What Is the Gentlemen`s Agreement of 1907

The Gentlemen`s Agreement of 1907 refers to an agreement between the United States and Japan that limited Japanese immigration to the US. The agreement was signed by President Theodore Roosevelt and the Japanese government, with the aim of preventing further tension between the two countries over immigration.

At the time, Japanese immigrants were unfairly treated in the US, facing discrimination and racism from both the government and citizens. This led to several incidents of violence and protests, including the anti-Japanese riots in San Francisco in 1906. In response, the Japanese government threatened to limit the emigration of its citizens to the US, which would have had significant economic and political consequences.

To avoid this, Roosevelt negotiated the Gentlemen`s Agreement, which was essentially a verbal agreement between the two countries. Under the agreement, the US agreed to stop issuing passports to Japanese laborers, while Japan agreed to prevent its citizens from emigrating to the US for work. However, Japanese students, businessmen, and spouses of US citizens were still allowed to enter the country.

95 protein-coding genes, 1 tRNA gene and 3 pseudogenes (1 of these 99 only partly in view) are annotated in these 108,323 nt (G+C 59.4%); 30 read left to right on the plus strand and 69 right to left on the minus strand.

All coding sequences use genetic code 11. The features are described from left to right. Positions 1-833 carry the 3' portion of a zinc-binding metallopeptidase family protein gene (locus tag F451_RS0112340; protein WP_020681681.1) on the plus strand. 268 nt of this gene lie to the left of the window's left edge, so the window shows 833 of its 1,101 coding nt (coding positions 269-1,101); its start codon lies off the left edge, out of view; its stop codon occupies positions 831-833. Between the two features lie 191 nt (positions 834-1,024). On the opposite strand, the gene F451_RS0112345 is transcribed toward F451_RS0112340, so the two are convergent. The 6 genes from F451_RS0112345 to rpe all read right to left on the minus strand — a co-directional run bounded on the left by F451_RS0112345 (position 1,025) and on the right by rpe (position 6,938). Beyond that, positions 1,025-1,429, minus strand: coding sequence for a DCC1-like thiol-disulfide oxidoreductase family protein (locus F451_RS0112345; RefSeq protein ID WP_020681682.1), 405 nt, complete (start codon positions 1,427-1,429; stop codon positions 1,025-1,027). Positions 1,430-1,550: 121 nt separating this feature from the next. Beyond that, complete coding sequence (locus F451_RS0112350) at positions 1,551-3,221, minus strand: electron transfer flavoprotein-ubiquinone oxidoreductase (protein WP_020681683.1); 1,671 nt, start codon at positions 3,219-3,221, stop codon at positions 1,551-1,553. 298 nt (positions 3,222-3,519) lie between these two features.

The Gentlemen`s Agreement was not a formal treaty and was never ratified by Congress. However, it was successful in reducing Japanese immigration to the US, and maintained peace between the two nations for several years.

However, the agreement did not address the underlying issues of discrimination and racism against Japanese immigrants in the US, and tensions continued to simmer. The Gentlemen`s Agreement was eventually replaced by the Immigration Act of 1924, which placed strict quotas on immigration from certain countries, including Japan.

Today, the Gentlemen`s Agreement of 1907 is remembered as a significant moment in the history of Japanese-American relations, and a reminder of the ongoing struggle for equality and justice for all immigrants.